Hofbräuhaus Pilgrimage (Yes, I AM a tourist – what tipped you off?)

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A full liter of dunkel bier and a half liter of weiss bier

Thus far on our European Food Tour, we’ve managed to avoid (most of) the touristy kitsch.  Indulge me just this once.  We were in Munich, we were hungry, and we did it… we followed the camera wielding masses into that most epic of bier halls, Hofbräuhaus.  Simply put, it’s too old and too big NOT to visit!  The history of Hofbräuhaus dates back to the 16th century, and is a long, fascinating story.  The current building – “only” 117 years old – can seat a whopping 1,300 hungry and thirsty guests.

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High, painted ceilings

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Bavarian style oompah band

For me, the most fascinating thing about Hofbräuhaus is how, despite the hordes of tourists, the old bier hall is clearly beloved by locals.  If you don’t believe me, check out the bier hall’s website.  An impressive number of tables are reserved for regular guests, many of whom own their own bier steins and store them in one of the 454 lockers available on site!  Possession of one of these lockers is considered a status symbol among regular guests.

Whether drinking from a fancy schmancy bier stein or a plain old glass mug, everyone can enjoy a hearty and delicious meal.  I’ll leave you with a few photos while I pack my bags.  Next stop:  Austria!

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Pork Knuckle

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Bread dumplings in a mushroom cream sauce

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Spaetzle (for Half-Pint!)

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Apple strudel

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Gift shop (Of course there’s a gift shop… just feel your way through the sea of blinding camera flashes, and you’ll find it eventually!)

 

An American Lost in a German Kitchen!

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German Kitchen Décor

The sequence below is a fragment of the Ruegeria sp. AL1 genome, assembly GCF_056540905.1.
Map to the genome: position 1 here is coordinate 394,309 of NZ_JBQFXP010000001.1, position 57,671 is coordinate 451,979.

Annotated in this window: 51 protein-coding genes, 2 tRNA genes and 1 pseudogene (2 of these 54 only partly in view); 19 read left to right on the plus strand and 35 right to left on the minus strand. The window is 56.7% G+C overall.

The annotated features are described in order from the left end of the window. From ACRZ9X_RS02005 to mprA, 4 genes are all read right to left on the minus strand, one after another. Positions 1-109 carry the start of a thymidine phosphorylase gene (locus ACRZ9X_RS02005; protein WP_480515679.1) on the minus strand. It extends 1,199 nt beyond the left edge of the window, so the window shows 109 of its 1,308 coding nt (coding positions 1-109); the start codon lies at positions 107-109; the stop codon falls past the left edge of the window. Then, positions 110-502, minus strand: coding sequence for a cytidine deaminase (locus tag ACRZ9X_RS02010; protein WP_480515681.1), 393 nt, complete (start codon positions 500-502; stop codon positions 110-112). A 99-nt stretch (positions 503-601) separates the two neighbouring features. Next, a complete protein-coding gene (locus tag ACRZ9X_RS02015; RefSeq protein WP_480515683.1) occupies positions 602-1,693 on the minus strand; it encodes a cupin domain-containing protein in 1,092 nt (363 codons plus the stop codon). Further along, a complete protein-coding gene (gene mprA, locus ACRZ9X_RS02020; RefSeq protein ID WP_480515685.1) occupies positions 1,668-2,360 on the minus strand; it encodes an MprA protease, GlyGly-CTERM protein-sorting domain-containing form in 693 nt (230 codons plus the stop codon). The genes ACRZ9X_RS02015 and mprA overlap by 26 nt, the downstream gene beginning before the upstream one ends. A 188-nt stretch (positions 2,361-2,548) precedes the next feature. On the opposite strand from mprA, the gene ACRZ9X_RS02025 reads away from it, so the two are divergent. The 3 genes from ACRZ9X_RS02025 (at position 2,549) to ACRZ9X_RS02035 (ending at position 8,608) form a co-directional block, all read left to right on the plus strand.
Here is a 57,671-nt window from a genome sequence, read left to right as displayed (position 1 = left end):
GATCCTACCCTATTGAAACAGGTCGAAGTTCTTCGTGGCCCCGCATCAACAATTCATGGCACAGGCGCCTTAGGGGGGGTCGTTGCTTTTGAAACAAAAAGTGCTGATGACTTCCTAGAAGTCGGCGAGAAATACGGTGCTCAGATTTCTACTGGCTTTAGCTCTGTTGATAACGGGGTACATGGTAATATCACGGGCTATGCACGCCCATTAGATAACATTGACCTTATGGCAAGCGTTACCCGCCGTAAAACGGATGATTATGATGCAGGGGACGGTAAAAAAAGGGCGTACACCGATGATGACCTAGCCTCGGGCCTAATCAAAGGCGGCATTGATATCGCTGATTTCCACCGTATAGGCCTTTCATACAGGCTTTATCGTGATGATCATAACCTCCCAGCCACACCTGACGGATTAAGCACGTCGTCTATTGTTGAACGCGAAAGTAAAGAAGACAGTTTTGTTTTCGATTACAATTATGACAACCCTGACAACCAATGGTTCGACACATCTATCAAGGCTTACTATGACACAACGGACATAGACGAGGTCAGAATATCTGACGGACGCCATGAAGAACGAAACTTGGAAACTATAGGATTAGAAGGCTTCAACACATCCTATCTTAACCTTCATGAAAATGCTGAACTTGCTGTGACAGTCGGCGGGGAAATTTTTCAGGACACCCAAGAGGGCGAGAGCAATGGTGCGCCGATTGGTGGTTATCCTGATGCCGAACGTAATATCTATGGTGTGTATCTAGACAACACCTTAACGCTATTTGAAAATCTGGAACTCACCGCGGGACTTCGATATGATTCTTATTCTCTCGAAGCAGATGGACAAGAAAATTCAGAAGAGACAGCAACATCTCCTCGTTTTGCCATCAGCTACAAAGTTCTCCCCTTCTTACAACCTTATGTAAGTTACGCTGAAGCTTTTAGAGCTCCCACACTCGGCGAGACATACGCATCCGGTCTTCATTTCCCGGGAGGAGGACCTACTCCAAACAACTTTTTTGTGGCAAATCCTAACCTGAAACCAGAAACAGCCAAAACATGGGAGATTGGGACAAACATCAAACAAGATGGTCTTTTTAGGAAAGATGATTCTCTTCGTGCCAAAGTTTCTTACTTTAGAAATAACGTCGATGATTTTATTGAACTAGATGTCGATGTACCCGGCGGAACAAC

I anticipated a few of our travel adventures before we stumbled upon them.  For example, I imagined that decoding foreign train schedules would take a bit of practice (I was right).  I imagined reading key words on restaurant menus and placing an order correctly would take a bit of luck (I was right).  But cooking in the kitchens of our rented guest apartments?  That, I imagined, would be a snap (I was very, very wrong).

I realized I was in for a bit of a challenge before I even set foot in a kitchen – I was still at the grocery store!  For better or worse, I grew up with the wack-a-doodle American system of measurements.  You know what I’m talking about… 16 ounces to a pound, 2 cups to a pint, 2 pints to a quart, 4 quarts to a gallon, etc..  It’s a ridiculous system, but it’s the system with which I am most familiar.  I understand the metric system and use it in other contexts, but it’s akin to a non-native language, and takes me an extra second to sort out in my head.

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Pretty dishes in our guest apartment

Here’s a scenario:  an item costs 6 Euro 49 per kilogram, and the shop keeper is asking if I would like to make a selection.  Hmm.  Would I?  Well, there are roughly 2.2 pounds per kilogram and $1.37 per Euro. Reasoning out that 6 Euro 49 per kilogram is about $4 per pound isn’t rocket science, but after thinking through the mental math for about 50 items, I was ready to just start chucking random items in my cart.  Then I learn that the price shown is “per 100 grams.”  I have no idea how much 100 grams of sausage (or cheese or whatever) looks like.  Sure, I’ll take 100 grams.  Oh.  I guess I’ll take another 100 grams.

Previously kitchen confident, I found myself fumbling through scenario after scenario:

  • Butter is not packaged in 1/2 cup sticks, but in 200 gram squares.  Internet conversions to the rescue!
  • Baking powder is not sold in a red cylindrical can, but in little envelopes. I found it… eventually.
  • Powdered sugar is not sold in loose bags, but in dense little boxes.  I found this also… eventually.
  • Something that looks like bacon and smells like bacon might actually be bacon, or it might be a fully cured, prosciutto-like product in disguise.  Not that I bought a package of not-bacon by mistake…
  • Flour is sold in densely packed 1 kilo packages – very densely packed.  I’m just guessing here, but it probably wouldn’t be wise to dump a bag of flour into a resealable container of approximately the same size.  I’m just guessing the flour might expand… a LOT… and make a mess that would amuse any pint-size travel companions for the rest of the day.  Good thing this didn’t happen to me.
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Spice Jars

After navigating the market, my adventures continued in the kitchen.  Oven gauges are set in Celsius rather than Fahrenheit.  Local recipes use units of mass rather than volume (a much more accurate, common sense approach, but unfamiliar nonetheless).  Ovens are generally smaller, which is more energy efficient, but also alters familiar baking times.  Stovetops are often electric and ceramic, requiring a gentler approach and a bit more patience than open gas flame.  Navigating these differences, I managed to serve slices of “rare” cake and saw through a roast that was, er, “well” done.